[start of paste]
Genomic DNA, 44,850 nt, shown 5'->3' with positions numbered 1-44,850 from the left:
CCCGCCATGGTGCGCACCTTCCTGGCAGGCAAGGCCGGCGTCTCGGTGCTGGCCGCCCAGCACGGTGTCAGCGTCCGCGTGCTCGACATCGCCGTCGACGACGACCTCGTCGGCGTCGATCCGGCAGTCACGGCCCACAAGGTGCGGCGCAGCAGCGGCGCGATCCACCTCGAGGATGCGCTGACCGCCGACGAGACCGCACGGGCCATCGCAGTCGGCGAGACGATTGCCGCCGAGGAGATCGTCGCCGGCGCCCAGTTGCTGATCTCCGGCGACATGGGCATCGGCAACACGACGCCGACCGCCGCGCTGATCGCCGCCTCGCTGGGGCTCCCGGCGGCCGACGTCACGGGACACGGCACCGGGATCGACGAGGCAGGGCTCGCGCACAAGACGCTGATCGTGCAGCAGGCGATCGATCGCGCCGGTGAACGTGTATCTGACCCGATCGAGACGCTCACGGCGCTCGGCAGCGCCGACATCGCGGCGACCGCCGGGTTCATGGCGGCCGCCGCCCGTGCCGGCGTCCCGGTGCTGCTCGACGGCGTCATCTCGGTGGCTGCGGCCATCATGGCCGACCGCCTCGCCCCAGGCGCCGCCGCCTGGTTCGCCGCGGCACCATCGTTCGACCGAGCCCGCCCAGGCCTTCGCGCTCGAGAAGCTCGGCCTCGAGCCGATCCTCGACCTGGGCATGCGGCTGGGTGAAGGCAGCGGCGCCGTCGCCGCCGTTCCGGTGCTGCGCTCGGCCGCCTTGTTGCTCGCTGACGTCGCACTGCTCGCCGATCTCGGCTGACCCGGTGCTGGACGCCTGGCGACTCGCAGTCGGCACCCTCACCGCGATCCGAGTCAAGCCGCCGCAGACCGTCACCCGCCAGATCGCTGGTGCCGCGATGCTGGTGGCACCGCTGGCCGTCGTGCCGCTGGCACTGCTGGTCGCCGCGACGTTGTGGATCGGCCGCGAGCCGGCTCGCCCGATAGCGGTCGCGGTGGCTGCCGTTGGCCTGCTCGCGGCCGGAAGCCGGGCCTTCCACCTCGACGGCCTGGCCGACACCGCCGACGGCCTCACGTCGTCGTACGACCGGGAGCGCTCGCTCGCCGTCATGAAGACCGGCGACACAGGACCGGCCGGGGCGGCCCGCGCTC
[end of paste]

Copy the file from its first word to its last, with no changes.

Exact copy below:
Genomic DNA, 44,850 nt, shown 5'->3' with positions numbered 1-44,850 from the left:
CCCGCCATGGTGCGCACCTTCCTGGCAGGCAAGGCCGGCGTCTCGGTGCTGGCCGCCCAGCACGGTGTCAGCGTCCGCGTGCTCGACATCGCCGTCGACGACGACCTCGTCGGCGTCGATCCGGCAGTCACGGCCCACAAGGTGCGGCGCAGCAGCGGCGCGATCCACCTCGAGGATGCGCTGACCGCCGACGAGACCGCACGGGCCATCGCAGTCGGCGAGACGATTGCCGCCGAGGAGATCGTCGCCGGCGCCCAGTTGCTGATCTCCGGCGACATGGGCATCGGCAACACGACGCCGACCGCCGCGCTGATCGCCGCCTCGCTGGGGCTCCCGGCGGCCGACGTCACGGGACACGGCACCGGGATCGACGAGGCAGGGCTCGCGCACAAGACGCTGATCGTGCAGCAGGCGATCGATCGCGCCGGTGAACGTGTATCTGACCCGATCGAGACGCTCACGGCGCTCGGCAGCGCCGACATCGCGGCGACCGCCGGGTTCATGGCGGCCGCCGCCCGTGCCGGCGTCCCGGTGCTGCTCGACGGCGTCATCTCGGTGGCTGCGGCCATCATGGCCGACCGCCTCGCCCCAGGCGCCGCCGCCTGGTTCGCCGCGGCACCATCGTTCGACCGAGCCCGCCCAGGCCTTCGCGCTCGAGAAGCTCGGCCTCGAGCCGATCCTCGACCTGGGCATGCGGCTGGGTGAAGGCAGCGGCGCCGTCGCCGCCGTTCCGGTGCTGCGCTCGGCCGCCTTGTTGCTCGCTGACGTCGCACTGCTCGCCGATCTCGGCTGACCCGGTGCTGGACGCCTGGCGACTCGCAGTCGGCACCCTCACCGCGATCCGAGTCAAGCCGCCGCAGACCGTCACCCGCCAGATCGCTGGTGCCGCGATGCTGGTGGCACCGCTGGCCGTCGTGCCGCTGGCACTGCTGGTCGCCGCGACGTTGTGGATCGGCCGCGAGCCGGCTCGCCCGATAGCGGTCGCGGTGGCTGCCGTTGGCCTGCTCGCGGCCGGAAGCCGGGCCTTCCACCTCGACGGCCTGGCCGACACCGCCGACGGCCTCACGTCGTCGTACGACCGGGAGCGCTCGCTCGCCGTCATGAAGACCGGCGACACAGGACCGGCCGGGGCGGCCCGCGCTC